The microphone assembly 208 will now be described in greater detail with respect to FIGS. 3-7. The microphone assembly includes a microphone housing 300, a transducer mount 302, a first transducer 304, a second transducer 306, and a circuit board 308. The microphone housing 300 (FIGS. 3 and 4) is generally cylindrical, having a round foot print and a low profile, although the housing could have a generally square foot print, an elongated elliptical or rectangular foot print, or any other shape desired by the microphone designer. The microphone housing 300 includes front ports 312 that face the driver 103 and rear ports 314 that face away from the driver 103. The ports 312 and 314 provide a sound passage through the microphone housing. The ports 312, 314 can have any suitable opening shape. The housing also includes posts 316, 317 used to hold the microphone assembly 208 together, as described in greater detail herein below. A rail 318 on the inside surface of housing 300 is shaped to receive a portion of mount 302. When received in the rail, the mount is positioned with the transducer 304 and 306 sound channels properly aligned with the ports 312, 314. The housing also includes mounting tabs 320 for insertion into openings (not shown) in the lower surface of housing 206. For example, the tabs can be generally L-shaped in profile for insertion into the housing 300. After tabs 320 are inserted into housing 206, the microphone housing 300 is locked to the mirror housing 206 by rotating the microphone to a locked position, thereby securing the microphone assembly 208 on the housing assembly 101. Alternately, the tabs 320 can be elongate snap connectors that slide into an opening (not shown) in the bottom surface of the mirror housing and snap into engagement with the inside surface of the mirror housing 206 after full insertion. The microphone housing 300 can be integrally molded plastic, stamped metal, or of any other suitable manufacture.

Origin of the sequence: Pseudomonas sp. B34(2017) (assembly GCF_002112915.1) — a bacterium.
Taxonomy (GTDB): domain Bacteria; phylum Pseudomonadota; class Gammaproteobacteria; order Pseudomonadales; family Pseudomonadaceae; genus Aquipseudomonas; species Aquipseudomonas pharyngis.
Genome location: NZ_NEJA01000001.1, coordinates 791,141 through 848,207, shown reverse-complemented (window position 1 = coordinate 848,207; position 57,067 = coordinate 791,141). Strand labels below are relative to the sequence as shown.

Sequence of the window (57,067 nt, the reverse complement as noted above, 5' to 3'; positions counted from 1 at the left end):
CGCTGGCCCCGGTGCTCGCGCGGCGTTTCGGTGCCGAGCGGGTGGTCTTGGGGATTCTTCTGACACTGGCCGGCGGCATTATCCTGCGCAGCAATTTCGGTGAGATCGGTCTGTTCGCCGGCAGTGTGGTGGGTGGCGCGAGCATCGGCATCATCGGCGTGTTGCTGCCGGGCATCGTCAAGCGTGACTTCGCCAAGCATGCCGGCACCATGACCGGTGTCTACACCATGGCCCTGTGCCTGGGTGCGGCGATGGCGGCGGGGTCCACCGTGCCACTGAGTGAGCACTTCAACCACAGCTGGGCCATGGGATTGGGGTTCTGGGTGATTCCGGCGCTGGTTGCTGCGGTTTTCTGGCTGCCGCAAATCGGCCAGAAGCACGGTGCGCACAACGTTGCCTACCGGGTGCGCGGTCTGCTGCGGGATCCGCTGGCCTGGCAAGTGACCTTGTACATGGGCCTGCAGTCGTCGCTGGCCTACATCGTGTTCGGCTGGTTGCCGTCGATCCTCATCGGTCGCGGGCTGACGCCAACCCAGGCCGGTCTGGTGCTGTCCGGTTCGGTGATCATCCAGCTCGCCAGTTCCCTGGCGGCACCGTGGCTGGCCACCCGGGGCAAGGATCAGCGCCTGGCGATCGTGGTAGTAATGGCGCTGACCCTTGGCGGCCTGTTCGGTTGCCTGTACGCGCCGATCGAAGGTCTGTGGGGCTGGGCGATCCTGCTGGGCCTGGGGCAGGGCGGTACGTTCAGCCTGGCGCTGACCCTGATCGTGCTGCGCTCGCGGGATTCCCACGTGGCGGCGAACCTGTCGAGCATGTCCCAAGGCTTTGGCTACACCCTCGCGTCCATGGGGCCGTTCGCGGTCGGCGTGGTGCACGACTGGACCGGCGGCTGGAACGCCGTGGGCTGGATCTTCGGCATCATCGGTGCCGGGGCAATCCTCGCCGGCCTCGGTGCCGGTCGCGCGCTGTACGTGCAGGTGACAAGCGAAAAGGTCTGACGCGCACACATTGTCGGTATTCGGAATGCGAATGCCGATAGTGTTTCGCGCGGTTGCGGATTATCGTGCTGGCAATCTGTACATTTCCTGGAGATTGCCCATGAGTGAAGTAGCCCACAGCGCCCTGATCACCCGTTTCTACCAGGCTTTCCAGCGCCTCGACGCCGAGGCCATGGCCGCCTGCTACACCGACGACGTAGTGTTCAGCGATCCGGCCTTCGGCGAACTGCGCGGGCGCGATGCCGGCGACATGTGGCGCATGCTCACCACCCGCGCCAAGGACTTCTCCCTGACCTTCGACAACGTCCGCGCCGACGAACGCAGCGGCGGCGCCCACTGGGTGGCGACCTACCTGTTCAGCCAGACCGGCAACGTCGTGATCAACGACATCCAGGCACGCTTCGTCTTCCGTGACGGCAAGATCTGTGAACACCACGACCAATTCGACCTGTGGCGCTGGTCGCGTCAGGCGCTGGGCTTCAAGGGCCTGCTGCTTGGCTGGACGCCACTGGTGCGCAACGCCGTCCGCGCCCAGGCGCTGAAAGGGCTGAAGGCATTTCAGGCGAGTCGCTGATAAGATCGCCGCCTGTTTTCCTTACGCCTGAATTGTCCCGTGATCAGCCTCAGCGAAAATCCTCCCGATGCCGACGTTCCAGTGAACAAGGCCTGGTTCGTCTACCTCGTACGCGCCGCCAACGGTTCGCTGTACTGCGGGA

The transducer mount 302 is configured such that it is pressed into the housing 300 and is slightly compressed between circuit board 308 and housing 300. The transducer mount provides acoustic seals for the transducers 304 and 306, and with the circuit board 308 and housing 300, defines acoustic channels, or sound passages, to the front and rear faces of the transducers 304, 306, as described in greater detail below. The mount 302 includes webs 324 between walls 332 and webs 325 between walls 333 that extend outwardly from the core of mount 302 to provide sound passages, and also help to position the mount in the housing 300. Projections 326, 327 are located on opposite ends of the mount to help position the mount 302 in housing 300. Openings 328, 329 are provided in the webbing 324, 325 of mount 302 for passage of posts 316, 317. Cylindrical wells 330, 331 are provided in the core of transducer mount 302 for receipt of transducers 304, 306, respectively. Each of the wells 330, 331 includes a terminating wall 501 (FIG. 5) against which the front faces 500 of the transducers 304, 306 sit. The terminating walls 501 each include a channel 506, 508 that extends radially outward from the center of the well, which is the location of the front transducer aperture. The mount 302 can be of any suitable manufacture, such as a molded elastomer. In particular, the mount 302 is resilient and non-conductive, and provides acoustic isolation. For example, the transducer mount 302 can be manufactured of urethane, commercially available from Mobay.